One hundred and fifty years ago, in July of 1863, Confederate General John Hunt Morgan led 2400 troops across the Ohio River and for three weeks terrorized citizens as he moved eastward through Indiana and Ohio. “Morgan’s Raid” produced the only battles of the Civil War fought in Ohio. The Battle of Buffington Island was fought both in Ohio and West Virginia on July 19, and the Battle of Salineville was waged on July 26th and has the distinction of being the northernmost battle fought during the Civil War (according to the plaque at the site of the battle). Morgan was captured shortly after the battle.
After reading news accounts about the sesquicentennial of Morgan’s Raid I wanted to see what we might have on John Morgan in Special Collections. I discovered several histories of Morgan’s Cavalry and his exploits in the “North”. I also came across a novel, The Sycamore Tree, by Marion Boyd Havighurst, the wife of Walter Havighurst, who uses Morgan’s Raid as the historical setting for her story. The chronicle of Morgan’s Raid, capture, and eventual escape is intriguing, and for those unfamiliar with it I would like to share some of what I discovered.
General John Hunt Morgan was encouraged to take his cavalry into Kentucky by his superior, General Bragg, with free reign to go wherever he chose in that state, and if circumstances permitted, capture Louisville. Bragg, however, specifically forbade Morgan from crossing the Ohio River. As Morgan planned his raid he confided to his brother-in-law, his second-in-command, Basil Duke, that he intended to disregard Bragg’s orders and ride through Indiana and Ohio, hoping to join with the army of Northern Virginia in West Virginia or Pennsylvania.
Morgan’s cavalry crossed the Ohio River on July 8th and their ride through Indiana and Ohio caused considerable panic. Indiana proclaimed martial law and Ohio called up fifty thousand militia. Whitelaw Reid offered this description of the invasion: “… the mania for plunder which befell this command and made its line of march look like a procession of peddlers, was something beyond all ordinary cavalry plundering.” The author, Jack Rhea, states that the citizens of Ohio referred to Morgan as “Morgan the terrible.”
On July 19th Morgan’s forces were soundly defeated at the Battle of Buffington Island. Morgan regrouped his remaining men and moved north but was defeated again in a brief battle at Salineville one week later and was finally captured.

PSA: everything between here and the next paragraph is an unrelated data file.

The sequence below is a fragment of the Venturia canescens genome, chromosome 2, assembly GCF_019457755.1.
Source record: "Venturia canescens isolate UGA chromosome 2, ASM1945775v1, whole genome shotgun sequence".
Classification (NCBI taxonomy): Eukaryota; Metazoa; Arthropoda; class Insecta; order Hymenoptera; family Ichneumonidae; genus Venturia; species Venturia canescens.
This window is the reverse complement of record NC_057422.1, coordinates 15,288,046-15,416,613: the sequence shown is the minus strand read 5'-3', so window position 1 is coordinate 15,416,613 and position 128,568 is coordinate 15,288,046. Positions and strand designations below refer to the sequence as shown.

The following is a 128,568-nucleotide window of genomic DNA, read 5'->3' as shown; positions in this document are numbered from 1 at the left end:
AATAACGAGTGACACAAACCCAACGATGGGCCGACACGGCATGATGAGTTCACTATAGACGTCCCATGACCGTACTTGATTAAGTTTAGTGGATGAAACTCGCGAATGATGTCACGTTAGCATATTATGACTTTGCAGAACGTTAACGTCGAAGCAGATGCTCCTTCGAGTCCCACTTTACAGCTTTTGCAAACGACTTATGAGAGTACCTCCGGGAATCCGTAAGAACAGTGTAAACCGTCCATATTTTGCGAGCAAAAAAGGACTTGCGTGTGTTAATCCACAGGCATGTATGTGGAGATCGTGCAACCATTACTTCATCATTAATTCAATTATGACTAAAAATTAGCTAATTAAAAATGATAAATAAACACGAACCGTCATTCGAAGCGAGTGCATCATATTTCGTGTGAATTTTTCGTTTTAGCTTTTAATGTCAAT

Morgan and his officers were sent to the Ohio State Penitentiary in Columbus, with the intent to treat them as horse thieves and criminals rather than as soldiers, and as retaliation for the way certain Union soldiers were being treated in Confederate prisons. Four months after their capture Morgan and six other prisoners escaped by digging up the stones in their cells with kitchen knives. They reached an air chamber and tunneled under the walls into the outer yard. From there they climbed the wall using bed clothes as ropes.
Whitelaw Reid describes the findings reached by the State investigation that ensued:
“It was thus disclosed that the neglect which enabled the prisoners to prosecute the tedious task of cutting through the stone floors undiscovered, had its origin in the course-minded suggestion of one of the directors of the penitentiary that the daily sweeping of the cells might be dispensed with, and “the d—-d Rebels made to sweep their own cells.” This poor effort to treat the prisoners of war worse than he treated the convicts, enabled them to cover up their work and conceal it from any inspection of cells that was made.”
Morgan caught the Little Miami train to Cincinnati, jumped off outside of town and made his way back across the Ohio River to Kentucky, and eventually to the Confederate lines. In September of 1864 he was killed in an attack in Tennessee. He is buried in Lexington, Kentucky.
For this brief account of Morgan’s Raid I relied primarily on our copy of Whitelaw Reid’s Ohio in the War: Her Statesmen Generals and Soldiers, published in 1893. Reid’s history devotes nineteen pages to Morgan’s drive through southern Ohio.
We have several other volumes in Special Collections on John Morgan including History of Morgan’s Cavalry, written by Basil W. Duke, Morgan’s brother-in-law mentioned above . Duke was captured at the Battle of Buffington Island. We also have The Thunderbolt of the Confederacy (John Morgan and his Raiders) by Jack Rhea, Morgan’s Raid in Indiana by Louis B. Ewbank, and Morgan and his Captors by Rev. F. Senour. Harpers Weekly had a front page article on the Raid, along with the illustration used above, in its August 15, 1863 issue. Please stop by Special Collections to read more about this fascinating episode in Ohio’s history.
Senior Library Technician